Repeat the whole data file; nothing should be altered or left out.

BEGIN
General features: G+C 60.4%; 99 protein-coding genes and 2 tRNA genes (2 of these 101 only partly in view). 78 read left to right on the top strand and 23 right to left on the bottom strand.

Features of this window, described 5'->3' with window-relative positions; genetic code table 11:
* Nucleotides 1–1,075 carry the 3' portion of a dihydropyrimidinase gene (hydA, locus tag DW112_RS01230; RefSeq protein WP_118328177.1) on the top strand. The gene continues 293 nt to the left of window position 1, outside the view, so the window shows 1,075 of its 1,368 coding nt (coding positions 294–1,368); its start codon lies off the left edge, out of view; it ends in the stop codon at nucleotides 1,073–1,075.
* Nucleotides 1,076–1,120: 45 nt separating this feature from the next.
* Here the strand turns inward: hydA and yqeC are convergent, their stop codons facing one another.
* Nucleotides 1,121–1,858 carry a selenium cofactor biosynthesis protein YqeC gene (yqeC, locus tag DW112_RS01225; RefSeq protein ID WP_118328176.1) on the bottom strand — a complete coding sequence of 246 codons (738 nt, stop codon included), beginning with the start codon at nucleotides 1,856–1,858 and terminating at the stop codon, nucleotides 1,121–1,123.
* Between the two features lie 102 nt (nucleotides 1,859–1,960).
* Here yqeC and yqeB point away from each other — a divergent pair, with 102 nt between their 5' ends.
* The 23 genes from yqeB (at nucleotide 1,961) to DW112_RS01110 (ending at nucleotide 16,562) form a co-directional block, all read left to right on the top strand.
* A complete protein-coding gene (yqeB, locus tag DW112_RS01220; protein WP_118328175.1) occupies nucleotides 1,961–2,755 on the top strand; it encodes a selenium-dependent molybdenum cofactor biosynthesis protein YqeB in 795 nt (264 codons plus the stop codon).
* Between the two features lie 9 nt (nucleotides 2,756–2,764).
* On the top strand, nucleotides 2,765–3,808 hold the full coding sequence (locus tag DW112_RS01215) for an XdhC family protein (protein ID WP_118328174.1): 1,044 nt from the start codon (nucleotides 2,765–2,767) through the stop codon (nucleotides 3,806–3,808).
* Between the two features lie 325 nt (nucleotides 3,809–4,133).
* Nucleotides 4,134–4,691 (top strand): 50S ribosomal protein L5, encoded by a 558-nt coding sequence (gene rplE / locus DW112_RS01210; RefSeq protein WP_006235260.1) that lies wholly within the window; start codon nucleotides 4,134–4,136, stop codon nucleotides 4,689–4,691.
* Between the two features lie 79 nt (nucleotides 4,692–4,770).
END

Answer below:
General features: G+C 60.4%; 99 protein-coding genes and 2 tRNA genes (2 of these 101 only partly in view). 78 read left to right on the top strand and 23 right to left on the bottom strand.

Features of this window, described 5'->3' with window-relative positions; genetic code table 11:
* Nucleotides 1–1,075 carry the 3' portion of a dihydropyrimidinase gene (hydA, locus tag DW112_RS01230; RefSeq protein WP_118328177.1) on the top strand. The gene continues 293 nt to the left of window position 1, outside the view, so the window shows 1,075 of its 1,368 coding nt (coding positions 294–1,368); its start codon lies off the left edge, out of view; it ends in the stop codon at nucleotides 1,073–1,075.
* Nucleotides 1,076–1,120: 45 nt separating this feature from the next.
* Here the strand turns inward: hydA and yqeC are convergent, their stop codons facing one another.
* Nucleotides 1,121–1,858 carry a selenium cofactor biosynthesis protein YqeC gene (yqeC, locus tag DW112_RS01225; RefSeq protein ID WP_118328176.1) on the bottom strand — a complete coding sequence of 246 codons (738 nt, stop codon included), beginning with the start codon at nucleotides 1,856–1,858 and terminating at the stop codon, nucleotides 1,121–1,123.
* Between the two features lie 102 nt (nucleotides 1,859–1,960).
* Here yqeC and yqeB point away from each other — a divergent pair, with 102 nt between their 5' ends.
* The 23 genes from yqeB (at nucleotide 1,961) to DW112_RS01110 (ending at nucleotide 16,562) form a co-directional block, all read left to right on the top strand.
* A complete protein-coding gene (yqeB, locus tag DW112_RS01220; protein WP_118328175.1) occupies nucleotides 1,961–2,755 on the top strand; it encodes a selenium-dependent molybdenum cofactor biosynthesis protein YqeB in 795 nt (264 codons plus the stop codon).
* Between the two features lie 9 nt (nucleotides 2,756–2,764).
* On the top strand, nucleotides 2,765–3,808 hold the full coding sequence (locus tag DW112_RS01215) for an XdhC family protein (protein ID WP_118328174.1): 1,044 nt from the start codon (nucleotides 2,765–2,767) through the stop codon (nucleotides 3,806–3,808).
* Between the two features lie 325 nt (nucleotides 3,809–4,133).
* Nucleotides 4,134–4,691 (top strand): 50S ribosomal protein L5, encoded by a 558-nt coding sequence (gene rplE / locus DW112_RS01210; RefSeq protein WP_006235260.1) that lies wholly within the window; start codon nucleotides 4,134–4,136, stop codon nucleotides 4,689–4,691.
* Between the two features lie 79 nt (nucleotides 4,692–4,770).